Skip to main content
eScholarship
Open Access Publications from the University of California

UC Davis

UC Davis Previously Published Works bannerUC Davis

Parallel altitudinal clines reveal trends in adaptive evolution of genome size in Zea mays.

  • Author(s): Bilinski, Paul
  • Albert, Patrice S
  • Berg, Jeremy J
  • Birchler, James A
  • Grote, Mark N
  • Lorant, Anne
  • Quezada, Juvenal
  • Swarts, Kelly
  • Yang, Jinliang
  • Ross-Ibarra, Jeffrey
  • et al.
Abstract

While the vast majority of genome size variation in plants is due to differences in repetitive sequence, we know little about how selection acts on repeat content in natural populations. Here we investigate parallel changes in intraspecific genome size and repeat content of domesticated maize (Zea mays) landraces and their wild relative teosinte across altitudinal gradients in Mesoamerica and South America. We combine genotyping, low coverage whole-genome sequence data, and flow cytometry to test for evidence of selection on genome size and individual repeat abundance. We find that population structure alone cannot explain the observed variation, implying that clinal patterns of genome size are maintained by natural selection. Our modeling additionally provides evidence of selection on individual heterochromatic knob repeats, likely due to their large individual contribution to genome size. To better understand the phenotypes driving selection on genome size, we conducted a growth chamber experiment using a population of highland teosinte exhibiting extensive variation in genome size. We find weak support for a positive correlation between genome size and cell size, but stronger support for a negative correlation between genome size and the rate of cell production. Reanalyzing published data of cell counts in maize shoot apical meristems, we then identify a negative correlation between cell production rate and flowering time. Together, our data suggest a model in which variation in genome size is driven by natural selection on flowering time across altitudinal clines, connecting intraspecific variation in repetitive sequence to important differences in adaptive phenotypes.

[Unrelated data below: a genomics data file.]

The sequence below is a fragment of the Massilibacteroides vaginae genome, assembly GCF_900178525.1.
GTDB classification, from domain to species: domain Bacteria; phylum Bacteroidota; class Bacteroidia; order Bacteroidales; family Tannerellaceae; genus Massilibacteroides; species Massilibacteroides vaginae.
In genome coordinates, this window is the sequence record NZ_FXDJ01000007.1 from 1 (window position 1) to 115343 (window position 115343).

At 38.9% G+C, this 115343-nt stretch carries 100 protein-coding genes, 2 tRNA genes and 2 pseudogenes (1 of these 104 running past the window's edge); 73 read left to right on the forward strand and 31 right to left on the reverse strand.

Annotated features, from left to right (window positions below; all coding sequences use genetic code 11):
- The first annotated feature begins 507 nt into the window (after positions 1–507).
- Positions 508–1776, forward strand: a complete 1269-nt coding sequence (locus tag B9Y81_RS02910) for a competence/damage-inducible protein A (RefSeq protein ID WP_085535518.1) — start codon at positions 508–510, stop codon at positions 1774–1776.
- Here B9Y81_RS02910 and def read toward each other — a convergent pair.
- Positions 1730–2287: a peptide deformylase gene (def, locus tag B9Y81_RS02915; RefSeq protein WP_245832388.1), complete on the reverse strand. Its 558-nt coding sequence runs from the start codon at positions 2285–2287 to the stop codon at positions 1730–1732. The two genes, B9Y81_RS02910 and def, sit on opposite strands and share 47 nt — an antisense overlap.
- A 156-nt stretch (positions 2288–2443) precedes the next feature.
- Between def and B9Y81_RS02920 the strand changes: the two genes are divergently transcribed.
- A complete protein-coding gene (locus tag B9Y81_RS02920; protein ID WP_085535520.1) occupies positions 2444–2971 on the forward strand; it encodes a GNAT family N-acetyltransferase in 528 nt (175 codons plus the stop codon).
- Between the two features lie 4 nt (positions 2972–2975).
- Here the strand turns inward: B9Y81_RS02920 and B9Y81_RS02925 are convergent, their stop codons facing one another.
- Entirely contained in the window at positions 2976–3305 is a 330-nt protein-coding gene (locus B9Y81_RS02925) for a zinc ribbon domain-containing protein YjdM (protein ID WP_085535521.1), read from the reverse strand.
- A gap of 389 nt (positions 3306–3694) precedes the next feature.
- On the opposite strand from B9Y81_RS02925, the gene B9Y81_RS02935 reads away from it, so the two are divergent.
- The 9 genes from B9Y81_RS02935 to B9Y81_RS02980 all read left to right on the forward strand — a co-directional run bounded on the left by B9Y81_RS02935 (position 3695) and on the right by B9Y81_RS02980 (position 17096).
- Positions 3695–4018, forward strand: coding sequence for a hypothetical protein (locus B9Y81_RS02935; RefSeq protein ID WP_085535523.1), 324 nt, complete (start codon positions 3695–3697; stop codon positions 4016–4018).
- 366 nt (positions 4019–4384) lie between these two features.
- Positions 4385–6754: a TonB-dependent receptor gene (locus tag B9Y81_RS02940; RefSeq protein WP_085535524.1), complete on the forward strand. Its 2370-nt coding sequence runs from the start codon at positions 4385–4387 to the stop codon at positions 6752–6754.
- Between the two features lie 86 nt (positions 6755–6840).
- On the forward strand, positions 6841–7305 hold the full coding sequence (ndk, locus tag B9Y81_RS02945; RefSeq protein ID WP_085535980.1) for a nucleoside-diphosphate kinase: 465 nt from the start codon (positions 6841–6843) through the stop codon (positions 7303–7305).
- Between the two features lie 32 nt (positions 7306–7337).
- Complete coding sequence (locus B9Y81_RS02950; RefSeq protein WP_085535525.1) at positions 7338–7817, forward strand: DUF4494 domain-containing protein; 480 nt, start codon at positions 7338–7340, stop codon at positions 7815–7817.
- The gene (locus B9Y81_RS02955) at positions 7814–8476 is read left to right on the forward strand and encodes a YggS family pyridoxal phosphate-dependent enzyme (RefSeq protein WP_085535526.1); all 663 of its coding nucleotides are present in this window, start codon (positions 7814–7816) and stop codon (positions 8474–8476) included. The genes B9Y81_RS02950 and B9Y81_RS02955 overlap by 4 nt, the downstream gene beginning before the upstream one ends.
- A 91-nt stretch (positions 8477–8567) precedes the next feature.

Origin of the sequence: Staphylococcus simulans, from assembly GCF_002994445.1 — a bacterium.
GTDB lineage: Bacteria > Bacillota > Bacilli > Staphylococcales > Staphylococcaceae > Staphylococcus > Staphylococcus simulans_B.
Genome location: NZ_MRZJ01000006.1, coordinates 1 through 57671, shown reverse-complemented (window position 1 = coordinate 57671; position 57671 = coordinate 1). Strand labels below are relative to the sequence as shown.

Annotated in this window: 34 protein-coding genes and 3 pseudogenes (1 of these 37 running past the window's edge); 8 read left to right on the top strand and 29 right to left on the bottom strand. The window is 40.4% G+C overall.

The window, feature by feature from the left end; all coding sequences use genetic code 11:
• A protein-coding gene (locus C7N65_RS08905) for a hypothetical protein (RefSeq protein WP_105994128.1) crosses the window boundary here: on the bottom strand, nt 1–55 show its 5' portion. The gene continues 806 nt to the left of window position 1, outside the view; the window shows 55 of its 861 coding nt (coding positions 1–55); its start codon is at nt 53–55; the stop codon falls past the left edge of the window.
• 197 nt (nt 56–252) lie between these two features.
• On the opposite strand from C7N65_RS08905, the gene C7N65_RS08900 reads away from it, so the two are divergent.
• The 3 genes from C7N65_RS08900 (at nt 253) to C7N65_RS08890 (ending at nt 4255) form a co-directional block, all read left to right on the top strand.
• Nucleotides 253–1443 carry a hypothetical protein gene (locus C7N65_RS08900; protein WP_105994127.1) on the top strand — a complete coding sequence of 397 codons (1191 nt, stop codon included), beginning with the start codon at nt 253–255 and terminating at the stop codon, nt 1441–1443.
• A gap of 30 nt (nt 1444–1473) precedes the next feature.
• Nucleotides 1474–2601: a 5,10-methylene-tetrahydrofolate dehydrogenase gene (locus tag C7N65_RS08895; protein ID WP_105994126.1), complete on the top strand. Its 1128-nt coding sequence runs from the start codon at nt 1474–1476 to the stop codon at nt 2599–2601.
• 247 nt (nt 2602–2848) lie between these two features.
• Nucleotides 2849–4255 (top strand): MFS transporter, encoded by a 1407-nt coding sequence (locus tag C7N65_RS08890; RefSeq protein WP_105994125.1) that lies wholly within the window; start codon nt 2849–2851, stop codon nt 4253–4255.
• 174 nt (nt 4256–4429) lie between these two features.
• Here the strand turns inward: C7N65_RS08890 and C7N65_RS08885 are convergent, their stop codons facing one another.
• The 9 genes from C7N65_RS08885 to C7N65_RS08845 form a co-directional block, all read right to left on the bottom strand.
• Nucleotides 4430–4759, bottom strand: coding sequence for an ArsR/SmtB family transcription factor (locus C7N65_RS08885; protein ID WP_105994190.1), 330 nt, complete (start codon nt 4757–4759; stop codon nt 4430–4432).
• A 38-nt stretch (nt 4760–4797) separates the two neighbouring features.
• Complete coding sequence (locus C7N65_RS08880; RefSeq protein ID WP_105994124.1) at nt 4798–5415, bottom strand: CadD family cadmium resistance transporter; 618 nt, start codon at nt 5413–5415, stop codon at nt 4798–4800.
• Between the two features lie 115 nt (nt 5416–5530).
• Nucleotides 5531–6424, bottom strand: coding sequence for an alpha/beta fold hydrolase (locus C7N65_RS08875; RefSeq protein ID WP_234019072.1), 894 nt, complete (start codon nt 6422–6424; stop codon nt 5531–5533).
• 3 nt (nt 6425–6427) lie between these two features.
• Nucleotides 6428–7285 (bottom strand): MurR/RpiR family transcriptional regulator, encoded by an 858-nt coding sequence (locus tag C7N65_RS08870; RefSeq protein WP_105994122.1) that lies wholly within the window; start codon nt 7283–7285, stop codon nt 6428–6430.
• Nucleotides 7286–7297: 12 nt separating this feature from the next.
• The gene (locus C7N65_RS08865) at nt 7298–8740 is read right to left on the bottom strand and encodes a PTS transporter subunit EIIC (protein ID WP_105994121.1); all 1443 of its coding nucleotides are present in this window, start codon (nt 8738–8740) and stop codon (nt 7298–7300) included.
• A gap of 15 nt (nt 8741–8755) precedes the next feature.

Many UC-authored scholarly publications are freely available on this site because of the UC's open access policies. Let us know how this access is important for you.

Main Content
Current View